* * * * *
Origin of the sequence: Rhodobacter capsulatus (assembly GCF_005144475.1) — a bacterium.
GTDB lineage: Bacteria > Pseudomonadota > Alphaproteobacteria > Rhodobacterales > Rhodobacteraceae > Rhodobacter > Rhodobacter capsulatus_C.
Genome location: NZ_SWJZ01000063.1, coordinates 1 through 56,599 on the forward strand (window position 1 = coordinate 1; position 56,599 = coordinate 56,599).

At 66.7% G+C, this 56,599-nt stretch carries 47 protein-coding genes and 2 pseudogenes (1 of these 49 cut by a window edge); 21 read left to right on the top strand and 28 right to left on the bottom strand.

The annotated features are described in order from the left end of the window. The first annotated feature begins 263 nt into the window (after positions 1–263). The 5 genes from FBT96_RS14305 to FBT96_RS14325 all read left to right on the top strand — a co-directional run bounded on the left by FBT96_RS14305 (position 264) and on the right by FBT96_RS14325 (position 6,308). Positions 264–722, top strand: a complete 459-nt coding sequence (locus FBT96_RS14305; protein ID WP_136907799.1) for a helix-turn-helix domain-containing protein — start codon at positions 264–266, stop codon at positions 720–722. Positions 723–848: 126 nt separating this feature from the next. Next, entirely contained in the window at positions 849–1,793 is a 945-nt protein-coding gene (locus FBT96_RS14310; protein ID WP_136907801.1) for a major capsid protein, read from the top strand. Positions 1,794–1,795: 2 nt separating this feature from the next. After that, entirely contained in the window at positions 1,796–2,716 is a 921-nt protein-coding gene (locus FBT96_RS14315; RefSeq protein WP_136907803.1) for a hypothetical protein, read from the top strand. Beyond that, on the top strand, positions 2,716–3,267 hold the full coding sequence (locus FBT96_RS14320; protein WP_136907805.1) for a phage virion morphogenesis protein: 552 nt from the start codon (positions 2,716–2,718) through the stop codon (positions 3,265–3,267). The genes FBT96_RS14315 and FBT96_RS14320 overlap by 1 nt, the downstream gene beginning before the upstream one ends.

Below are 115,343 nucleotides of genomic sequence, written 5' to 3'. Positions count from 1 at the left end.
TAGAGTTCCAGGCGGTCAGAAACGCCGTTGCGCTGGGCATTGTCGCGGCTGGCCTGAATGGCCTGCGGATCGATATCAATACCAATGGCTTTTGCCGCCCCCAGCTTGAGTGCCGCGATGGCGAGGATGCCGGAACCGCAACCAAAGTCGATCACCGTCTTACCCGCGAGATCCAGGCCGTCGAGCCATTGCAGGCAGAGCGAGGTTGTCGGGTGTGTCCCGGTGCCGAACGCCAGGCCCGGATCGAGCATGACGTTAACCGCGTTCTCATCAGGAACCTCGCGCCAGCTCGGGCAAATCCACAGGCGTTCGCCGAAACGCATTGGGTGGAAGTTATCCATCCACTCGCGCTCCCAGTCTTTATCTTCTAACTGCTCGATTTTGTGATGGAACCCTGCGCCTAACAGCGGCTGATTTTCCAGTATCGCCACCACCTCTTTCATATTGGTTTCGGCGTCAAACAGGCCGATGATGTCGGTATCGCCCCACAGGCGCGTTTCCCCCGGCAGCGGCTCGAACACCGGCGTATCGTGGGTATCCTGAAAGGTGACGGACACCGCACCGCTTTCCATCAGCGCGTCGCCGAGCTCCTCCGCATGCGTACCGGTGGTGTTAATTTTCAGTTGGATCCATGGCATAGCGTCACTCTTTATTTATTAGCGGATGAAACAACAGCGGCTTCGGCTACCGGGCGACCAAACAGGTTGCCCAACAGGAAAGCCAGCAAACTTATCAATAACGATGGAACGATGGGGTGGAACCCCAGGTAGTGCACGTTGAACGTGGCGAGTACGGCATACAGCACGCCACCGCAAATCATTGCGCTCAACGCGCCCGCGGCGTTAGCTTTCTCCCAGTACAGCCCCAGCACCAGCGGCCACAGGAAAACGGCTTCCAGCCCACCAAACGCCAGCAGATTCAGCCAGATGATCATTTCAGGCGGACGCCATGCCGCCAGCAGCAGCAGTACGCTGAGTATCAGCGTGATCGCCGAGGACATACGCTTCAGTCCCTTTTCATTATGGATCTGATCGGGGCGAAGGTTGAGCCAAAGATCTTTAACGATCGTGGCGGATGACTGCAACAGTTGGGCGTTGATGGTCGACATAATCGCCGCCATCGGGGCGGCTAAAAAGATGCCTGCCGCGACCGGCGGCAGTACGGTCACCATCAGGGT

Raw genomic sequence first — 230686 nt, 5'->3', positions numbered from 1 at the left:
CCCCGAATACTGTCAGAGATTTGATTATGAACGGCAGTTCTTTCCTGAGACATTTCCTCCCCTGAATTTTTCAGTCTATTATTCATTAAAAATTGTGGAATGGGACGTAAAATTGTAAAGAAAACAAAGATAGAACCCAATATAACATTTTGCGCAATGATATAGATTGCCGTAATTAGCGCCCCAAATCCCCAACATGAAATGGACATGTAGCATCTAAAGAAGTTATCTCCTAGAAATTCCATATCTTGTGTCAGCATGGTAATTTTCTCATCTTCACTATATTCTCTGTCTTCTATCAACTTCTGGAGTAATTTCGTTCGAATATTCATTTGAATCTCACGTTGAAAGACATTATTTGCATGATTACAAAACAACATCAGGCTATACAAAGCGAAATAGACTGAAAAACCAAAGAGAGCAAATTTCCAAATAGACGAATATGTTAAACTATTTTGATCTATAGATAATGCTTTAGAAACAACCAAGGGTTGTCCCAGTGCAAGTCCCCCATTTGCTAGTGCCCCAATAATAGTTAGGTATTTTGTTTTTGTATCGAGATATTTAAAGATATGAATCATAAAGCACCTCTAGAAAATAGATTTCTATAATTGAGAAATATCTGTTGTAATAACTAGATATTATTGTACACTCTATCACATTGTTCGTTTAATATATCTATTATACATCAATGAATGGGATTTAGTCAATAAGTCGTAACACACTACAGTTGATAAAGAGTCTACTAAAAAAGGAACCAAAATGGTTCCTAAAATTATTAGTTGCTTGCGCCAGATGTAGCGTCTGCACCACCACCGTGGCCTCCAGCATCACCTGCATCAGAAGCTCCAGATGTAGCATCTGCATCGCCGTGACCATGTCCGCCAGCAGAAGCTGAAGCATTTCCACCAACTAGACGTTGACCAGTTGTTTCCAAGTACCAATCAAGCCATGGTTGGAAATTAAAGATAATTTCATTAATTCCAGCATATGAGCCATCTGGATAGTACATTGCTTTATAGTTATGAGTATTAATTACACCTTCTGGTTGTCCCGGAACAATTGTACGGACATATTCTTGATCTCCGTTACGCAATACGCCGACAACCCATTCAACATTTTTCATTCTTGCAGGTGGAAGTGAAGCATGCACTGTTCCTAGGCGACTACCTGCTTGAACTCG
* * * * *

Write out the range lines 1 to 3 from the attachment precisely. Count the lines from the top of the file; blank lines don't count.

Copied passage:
Origin of the sequence: Rhodobacter capsulatus (assembly GCF_005144475.1) — a bacterium.
GTDB lineage: Bacteria > Pseudomonadota > Alphaproteobacteria > Rhodobacterales > Rhodobacteraceae > Rhodobacter > Rhodobacter capsulatus_C.
Genome location: NZ_SWJZ01000063.1, coordinates 1 through 56,599 on the forward strand (window position 1 = coordinate 1; position 56,599 = coordinate 56,599).